The former head of the Obama administration's auto task force said Monday that investment bankers underwriting General Motors Co.'s expected initial public stock offering are optimistic about the auto company's future as a public company.
Steve Rattner said following a Washington book event that Wall Street firms preparing for the deal "feel pretty good" about the upcoming GM IPO, which is expected to take place sometime in November.
"Something crazy could happen," Rattner said when asked about whether the offering could be derailed. "My sense from the underwriters is they feel pretty good about it."
GM has not yet announced a price range for the offering and has been waiting for U.S. regulators to allow its plan to sell shares to move forward.
Rattner said there had been some questions about the Detroit automaker's long-term relations with the United Auto Workers union, "whether that's really a stable relationship or not. But I think they're feeling very good about it."
The former auto industry czar has been promoting "Overhaul," his first-person account of the Obama administration's rescue of General Motors, Chrysler and the U.S. auto industry.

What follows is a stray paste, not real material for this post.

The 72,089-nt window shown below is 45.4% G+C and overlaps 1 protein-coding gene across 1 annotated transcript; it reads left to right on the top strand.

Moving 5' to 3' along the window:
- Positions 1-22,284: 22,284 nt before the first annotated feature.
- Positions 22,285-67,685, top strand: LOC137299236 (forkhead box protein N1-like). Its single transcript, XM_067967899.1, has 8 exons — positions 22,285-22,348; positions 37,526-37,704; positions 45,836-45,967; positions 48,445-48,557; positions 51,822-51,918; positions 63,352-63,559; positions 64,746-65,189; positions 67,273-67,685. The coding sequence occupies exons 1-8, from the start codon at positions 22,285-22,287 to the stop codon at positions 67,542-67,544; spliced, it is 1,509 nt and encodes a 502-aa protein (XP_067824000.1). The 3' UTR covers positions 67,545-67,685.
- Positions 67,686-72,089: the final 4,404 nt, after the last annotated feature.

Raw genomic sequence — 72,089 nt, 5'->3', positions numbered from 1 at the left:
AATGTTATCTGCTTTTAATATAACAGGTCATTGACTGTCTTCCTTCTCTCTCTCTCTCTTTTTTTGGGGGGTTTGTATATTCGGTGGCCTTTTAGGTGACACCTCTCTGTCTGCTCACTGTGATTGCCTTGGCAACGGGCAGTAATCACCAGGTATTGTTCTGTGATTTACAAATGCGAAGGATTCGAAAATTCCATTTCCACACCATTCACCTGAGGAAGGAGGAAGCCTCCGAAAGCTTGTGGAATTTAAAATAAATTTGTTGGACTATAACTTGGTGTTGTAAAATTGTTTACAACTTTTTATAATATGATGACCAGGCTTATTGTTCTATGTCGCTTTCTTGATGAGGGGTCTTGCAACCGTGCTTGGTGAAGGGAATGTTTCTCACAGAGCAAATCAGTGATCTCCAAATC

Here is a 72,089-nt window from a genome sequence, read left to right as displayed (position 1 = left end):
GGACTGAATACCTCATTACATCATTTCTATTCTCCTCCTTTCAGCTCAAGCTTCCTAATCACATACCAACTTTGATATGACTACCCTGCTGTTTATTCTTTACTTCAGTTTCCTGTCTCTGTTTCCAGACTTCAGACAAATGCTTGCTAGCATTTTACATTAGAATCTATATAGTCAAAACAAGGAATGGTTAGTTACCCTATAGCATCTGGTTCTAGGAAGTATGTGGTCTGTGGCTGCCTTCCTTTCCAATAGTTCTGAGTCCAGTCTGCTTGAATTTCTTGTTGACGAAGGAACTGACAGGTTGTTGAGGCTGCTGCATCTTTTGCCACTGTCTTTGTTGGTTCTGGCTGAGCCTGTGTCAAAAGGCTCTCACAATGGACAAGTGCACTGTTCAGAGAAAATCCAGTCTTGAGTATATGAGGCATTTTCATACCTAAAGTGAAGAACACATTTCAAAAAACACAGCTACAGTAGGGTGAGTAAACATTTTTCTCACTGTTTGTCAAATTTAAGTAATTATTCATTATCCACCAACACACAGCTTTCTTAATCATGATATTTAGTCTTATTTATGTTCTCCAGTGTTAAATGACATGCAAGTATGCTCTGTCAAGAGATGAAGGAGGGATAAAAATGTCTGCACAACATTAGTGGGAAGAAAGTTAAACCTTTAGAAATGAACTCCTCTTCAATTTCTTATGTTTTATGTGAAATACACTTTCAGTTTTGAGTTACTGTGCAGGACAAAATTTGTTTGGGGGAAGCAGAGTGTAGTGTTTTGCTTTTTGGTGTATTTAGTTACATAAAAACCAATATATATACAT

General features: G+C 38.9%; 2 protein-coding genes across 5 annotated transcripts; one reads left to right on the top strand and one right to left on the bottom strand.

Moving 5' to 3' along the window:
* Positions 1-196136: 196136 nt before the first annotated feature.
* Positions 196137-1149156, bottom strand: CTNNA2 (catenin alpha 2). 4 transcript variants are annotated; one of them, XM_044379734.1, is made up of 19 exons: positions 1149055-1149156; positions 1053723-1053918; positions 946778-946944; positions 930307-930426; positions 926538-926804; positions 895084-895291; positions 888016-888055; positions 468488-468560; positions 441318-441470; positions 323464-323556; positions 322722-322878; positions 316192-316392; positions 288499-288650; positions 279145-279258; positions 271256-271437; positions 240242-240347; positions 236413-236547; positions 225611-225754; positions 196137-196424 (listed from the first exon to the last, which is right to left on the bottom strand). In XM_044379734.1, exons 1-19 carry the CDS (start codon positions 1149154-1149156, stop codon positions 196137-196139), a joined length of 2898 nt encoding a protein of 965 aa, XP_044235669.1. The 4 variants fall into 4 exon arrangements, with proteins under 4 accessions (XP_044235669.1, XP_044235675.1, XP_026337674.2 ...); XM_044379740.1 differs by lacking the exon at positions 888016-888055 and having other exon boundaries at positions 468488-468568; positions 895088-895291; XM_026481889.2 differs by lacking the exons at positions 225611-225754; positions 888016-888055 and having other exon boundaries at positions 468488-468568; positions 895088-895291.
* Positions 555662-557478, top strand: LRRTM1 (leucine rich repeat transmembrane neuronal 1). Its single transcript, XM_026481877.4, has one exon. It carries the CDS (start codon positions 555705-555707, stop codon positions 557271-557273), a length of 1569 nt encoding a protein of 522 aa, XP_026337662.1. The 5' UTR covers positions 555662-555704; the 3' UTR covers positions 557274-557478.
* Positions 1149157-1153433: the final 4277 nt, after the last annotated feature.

GM became a private company last year after filing for bankruptcy protection. The U.S. government became the largest shareholder when it gave the company $50 billion to help it survive. The government hopes to recoup that investment by selling its 61 percent stake over time.
Rattner called the automotive rescue "an incredibly historic time in American capitalism" and said the bailouts helped avert "an economic catastrophe."
He declined to discuss an ongoing investigation of an influence-peddling scandal involving New York state's $125 billion public pension fund. The Securities and Exchange Commission has been investigating whether Rattner and his private-equity firm Quadrangle Group paid kickbacks to get access to business from the fund.